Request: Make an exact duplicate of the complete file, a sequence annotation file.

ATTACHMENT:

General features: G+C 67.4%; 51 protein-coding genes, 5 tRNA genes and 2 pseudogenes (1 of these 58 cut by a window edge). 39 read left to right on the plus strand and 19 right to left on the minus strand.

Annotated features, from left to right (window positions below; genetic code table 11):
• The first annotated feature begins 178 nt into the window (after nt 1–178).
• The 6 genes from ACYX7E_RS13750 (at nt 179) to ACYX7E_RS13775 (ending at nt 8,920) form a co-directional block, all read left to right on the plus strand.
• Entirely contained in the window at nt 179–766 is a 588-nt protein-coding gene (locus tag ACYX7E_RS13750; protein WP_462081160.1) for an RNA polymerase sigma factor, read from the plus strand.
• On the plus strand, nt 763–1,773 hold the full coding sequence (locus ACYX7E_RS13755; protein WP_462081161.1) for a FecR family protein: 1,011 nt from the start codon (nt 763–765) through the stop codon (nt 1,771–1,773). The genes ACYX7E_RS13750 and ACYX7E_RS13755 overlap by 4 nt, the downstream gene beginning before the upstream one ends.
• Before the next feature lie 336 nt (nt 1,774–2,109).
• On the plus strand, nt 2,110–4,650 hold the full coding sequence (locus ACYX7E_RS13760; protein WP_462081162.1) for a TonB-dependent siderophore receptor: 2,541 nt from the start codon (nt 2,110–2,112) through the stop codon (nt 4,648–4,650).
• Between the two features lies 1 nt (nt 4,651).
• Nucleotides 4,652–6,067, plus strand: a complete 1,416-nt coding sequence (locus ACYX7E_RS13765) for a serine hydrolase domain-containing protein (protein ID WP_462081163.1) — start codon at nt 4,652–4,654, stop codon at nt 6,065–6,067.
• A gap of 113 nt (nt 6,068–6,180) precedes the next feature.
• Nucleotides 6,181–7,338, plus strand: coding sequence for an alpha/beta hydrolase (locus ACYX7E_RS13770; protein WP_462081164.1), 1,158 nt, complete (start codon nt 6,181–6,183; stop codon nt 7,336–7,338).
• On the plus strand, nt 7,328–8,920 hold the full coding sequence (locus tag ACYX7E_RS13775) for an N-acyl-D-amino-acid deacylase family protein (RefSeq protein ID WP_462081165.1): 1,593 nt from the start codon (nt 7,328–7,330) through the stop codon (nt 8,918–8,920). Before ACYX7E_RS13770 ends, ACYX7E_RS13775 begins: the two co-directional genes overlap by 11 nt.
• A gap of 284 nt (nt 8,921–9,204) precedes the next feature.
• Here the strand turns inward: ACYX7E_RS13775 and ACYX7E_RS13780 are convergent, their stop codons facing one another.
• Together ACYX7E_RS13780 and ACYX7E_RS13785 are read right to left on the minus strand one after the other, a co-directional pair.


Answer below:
General features: G+C 67.4%; 51 protein-coding genes, 5 tRNA genes and 2 pseudogenes (1 of these 58 cut by a window edge). 39 read left to right on the plus strand and 19 right to left on the minus strand.

Annotated features, from left to right (window positions below; genetic code table 11):
• The first annotated feature begins 178 nt into the window (after nt 1–178).
• The 6 genes from ACYX7E_RS13750 (at nt 179) to ACYX7E_RS13775 (ending at nt 8,920) form a co-directional block, all read left to right on the plus strand.
• Entirely contained in the window at nt 179–766 is a 588-nt protein-coding gene (locus tag ACYX7E_RS13750; protein WP_462081160.1) for an RNA polymerase sigma factor, read from the plus strand.
• On the plus strand, nt 763–1,773 hold the full coding sequence (locus ACYX7E_RS13755; protein WP_462081161.1) for a FecR family protein: 1,011 nt from the start codon (nt 763–765) through the stop codon (nt 1,771–1,773). The genes ACYX7E_RS13750 and ACYX7E_RS13755 overlap by 4 nt, the downstream gene beginning before the upstream one ends.
• Before the next feature lie 336 nt (nt 1,774–2,109).
• On the plus strand, nt 2,110–4,650 hold the full coding sequence (locus ACYX7E_RS13760; protein WP_462081162.1) for a TonB-dependent siderophore receptor: 2,541 nt from the start codon (nt 2,110–2,112) through the stop codon (nt 4,648–4,650).
• Between the two features lies 1 nt (nt 4,651).
• Nucleotides 4,652–6,067, plus strand: a complete 1,416-nt coding sequence (locus ACYX7E_RS13765) for a serine hydrolase domain-containing protein (protein ID WP_462081163.1) — start codon at nt 4,652–4,654, stop codon at nt 6,065–6,067.
• A gap of 113 nt (nt 6,068–6,180) precedes the next feature.
• Nucleotides 6,181–7,338, plus strand: coding sequence for an alpha/beta hydrolase (locus ACYX7E_RS13770; protein WP_462081164.1), 1,158 nt, complete (start codon nt 6,181–6,183; stop codon nt 7,336–7,338).
• On the plus strand, nt 7,328–8,920 hold the full coding sequence (locus tag ACYX7E_RS13775) for an N-acyl-D-amino-acid deacylase family protein (RefSeq protein ID WP_462081165.1): 1,593 nt from the start codon (nt 7,328–7,330) through the stop codon (nt 8,918–8,920). Before ACYX7E_RS13770 ends, ACYX7E_RS13775 begins: the two co-directional genes overlap by 11 nt.
• A gap of 284 nt (nt 8,921–9,204) precedes the next feature.
• Here the strand turns inward: ACYX7E_RS13775 and ACYX7E_RS13780 are convergent, their stop codons facing one another.
• Together ACYX7E_RS13780 and ACYX7E_RS13785 are read right to left on the minus strand one after the other, a co-directional pair.